I was going to call this post ‘The improvisational And’ but I thought above was much more #DS106 mysterious…
We have been dealing with the serious matter of #sockgate on DS106 over the last few days. Check the hashtag on Twitter and also listen to @Scottlo ‘s second podcast if you have a need for background.
This reflection post is my attempt to pull together some ideas about what makes ‘storytelling in the wild’ work (or not) under the #DS106 hashtag.
Scott’s podcast explores what it has been like for him to come back into DS106 after not being around for a while. The podcast is not self-referential. Scott uses his experience to wonder what it may be like for somebody coming in new to DS106 and who may just be doing Daily Creates, for example. He suggests that may be those of us who have been around for a while may have a lesson to learn when we ‘bring back to life’ stories from the past – the essence of his inquiry is: are we making some people feel excluded? Alan’s is clear in his response to Scott in the comments:
If it looks like other people are having fun in ds106, and you want to have fun, well jump in the game, or ask someone. I don’t have much sympathy for people who sit on the sidelines and cry about being left out. I’m having too much fun in the mix.
So there are two views on one experience highlighting different elements. One that suggests certain ‘in jokes’ may be excluding and one that says ‘if you want to join in and don’t understand, just ask us.’ We cannot know how everyone who joins DS106 will feel. I can say that when I joined, it never felt excluding. If I did not know, I asked or googled and then joined in. Easy. But it is a personal thing, some people may need more context. Yes, I would say the clue is in the title: Digital Storytelling.
I often talk about DS106 and its ‘oral tradition of storytelling’ and the socks are a great example of that. Since DS106 started there have been many stories told by many different people. The stories evolve over time, they appear and reappear. If you are new to this game, it can seem excluding and a game that only who were ‘there’ can play – playfully expressed by @dogtrax
Kathy Onarheim finds other stories in the DS106 oral tradition,
“There is something with hedgehogs – not sure what the story is – but they show up now and again and cause some conversation…kinda like socks….you don’t need to know the original story – just jump on and weave the next chapter…. I see @mdvfunes drawing hedge hogs and @annycow tweeting about them and even @mburtis in this snuggle with one…has to be stories here somewhere!”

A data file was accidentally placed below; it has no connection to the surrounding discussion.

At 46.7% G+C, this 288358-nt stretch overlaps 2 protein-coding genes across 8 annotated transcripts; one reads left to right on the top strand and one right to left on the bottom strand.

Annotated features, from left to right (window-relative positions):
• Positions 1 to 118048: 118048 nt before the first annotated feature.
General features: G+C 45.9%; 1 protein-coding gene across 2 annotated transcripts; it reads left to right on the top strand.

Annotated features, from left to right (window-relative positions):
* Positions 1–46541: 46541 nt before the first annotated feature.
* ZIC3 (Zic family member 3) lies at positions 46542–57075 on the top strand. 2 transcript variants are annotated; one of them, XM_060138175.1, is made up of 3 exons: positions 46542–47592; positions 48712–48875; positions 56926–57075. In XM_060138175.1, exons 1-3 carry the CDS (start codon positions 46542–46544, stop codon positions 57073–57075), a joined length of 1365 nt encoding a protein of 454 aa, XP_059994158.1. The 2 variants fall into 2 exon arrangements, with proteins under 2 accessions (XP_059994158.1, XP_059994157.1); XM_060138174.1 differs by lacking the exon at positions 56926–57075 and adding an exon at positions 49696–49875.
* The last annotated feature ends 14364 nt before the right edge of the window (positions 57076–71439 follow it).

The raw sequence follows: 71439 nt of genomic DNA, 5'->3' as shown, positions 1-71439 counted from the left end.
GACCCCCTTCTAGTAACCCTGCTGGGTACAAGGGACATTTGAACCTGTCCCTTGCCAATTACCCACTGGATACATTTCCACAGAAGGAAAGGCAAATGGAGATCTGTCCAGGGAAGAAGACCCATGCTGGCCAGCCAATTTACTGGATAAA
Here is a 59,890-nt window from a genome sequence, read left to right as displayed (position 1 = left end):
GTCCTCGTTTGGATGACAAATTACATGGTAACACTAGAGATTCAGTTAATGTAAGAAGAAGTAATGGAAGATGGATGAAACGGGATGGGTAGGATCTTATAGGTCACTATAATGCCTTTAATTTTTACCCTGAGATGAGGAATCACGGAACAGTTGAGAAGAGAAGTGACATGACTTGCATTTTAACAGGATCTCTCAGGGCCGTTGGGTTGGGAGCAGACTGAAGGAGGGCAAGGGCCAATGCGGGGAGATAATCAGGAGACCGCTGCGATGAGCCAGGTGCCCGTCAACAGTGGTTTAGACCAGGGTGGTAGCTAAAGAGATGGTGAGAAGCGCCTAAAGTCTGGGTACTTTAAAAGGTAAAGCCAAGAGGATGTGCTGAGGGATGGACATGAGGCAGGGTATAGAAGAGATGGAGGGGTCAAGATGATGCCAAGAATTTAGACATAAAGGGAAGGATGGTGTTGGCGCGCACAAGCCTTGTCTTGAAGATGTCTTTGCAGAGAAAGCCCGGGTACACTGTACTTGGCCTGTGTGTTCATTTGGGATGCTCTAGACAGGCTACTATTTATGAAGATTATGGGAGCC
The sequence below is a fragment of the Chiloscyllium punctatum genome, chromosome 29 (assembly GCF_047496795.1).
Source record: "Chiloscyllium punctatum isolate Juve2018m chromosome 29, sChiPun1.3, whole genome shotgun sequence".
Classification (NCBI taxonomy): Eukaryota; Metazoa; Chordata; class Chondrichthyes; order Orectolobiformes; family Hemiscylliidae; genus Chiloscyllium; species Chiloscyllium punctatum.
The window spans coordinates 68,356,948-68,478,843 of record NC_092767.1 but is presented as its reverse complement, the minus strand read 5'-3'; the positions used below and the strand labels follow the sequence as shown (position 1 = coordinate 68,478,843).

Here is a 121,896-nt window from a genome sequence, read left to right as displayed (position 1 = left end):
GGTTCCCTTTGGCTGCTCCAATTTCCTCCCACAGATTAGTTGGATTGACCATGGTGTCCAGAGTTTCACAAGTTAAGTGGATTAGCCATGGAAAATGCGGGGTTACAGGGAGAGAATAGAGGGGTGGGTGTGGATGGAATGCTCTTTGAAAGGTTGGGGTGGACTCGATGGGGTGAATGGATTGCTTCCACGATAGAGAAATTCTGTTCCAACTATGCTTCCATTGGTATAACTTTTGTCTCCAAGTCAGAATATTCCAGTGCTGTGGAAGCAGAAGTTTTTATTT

“You do not need to know the original story, just jump in and start weaving.” And we can certainly weave: Dolls, paper bags for president, time travelling motorcycles, transporter tree houses, fake families, sock fraud, student revolutions and on and on…
In DS106 we do different type of stories. Some are neatly packaged in a video or in a radio show, others are improvisational in nature and evolve over time. The clue is in the title – this is about storytelling. When you do a formal run of the course or run through the open course, there is whole module on ‘weaving stories on the web’. It is just digital improvisation, we make up characters and places and events and run with them. Just like #sockgate. Sure, it makes more sense to those who were ‘there’ but we can all jump in and weave, as Kathy says.
It seems to me that what may help new people who are uncertain about improvisational storytelling online is the same thing that helps us learn how to improvise elsewhere: My grandmother’s hat. Now go back and read the story at the start of this post. It is and excerpt from Piers Ibbotson’s book. In improvisational theatre this is called the ‘Yes, and’ game. It is the only way the telling of a spontaneous story between people can work. At least I trust the father of improvisational theatre Keith Johnstone on that. Archive.org has the full original text if you want to learn more. He describes the process as ‘blocking or accepting’ – if we block, the story dies; if we accept, it gets told. He does say that the same is true in life, but I will not digress now.
In this context, we block when we stop ourselves from joining in because we do not know what went on before today. We accept when we say: Sock Fraud? I can do that. I want the socks you promised us, Jim. Or, there were never any socks! Or, you are all a bunch of ‘sockists’! Or….
Yes, this is true and what is also true is…See how it works? Facts are not relevant, we build on what is being spoken (or tweeted) as we go.
So for the record I want to remind everyone that:
…but maybe, just maybe, Jim ‘the Impresario from the Web Hosting racket’ (listen to Scottlo on this – linked above) is plotting his next sock move with Gardner at the Italian Gelateria Pingu in Via Sant’Anna…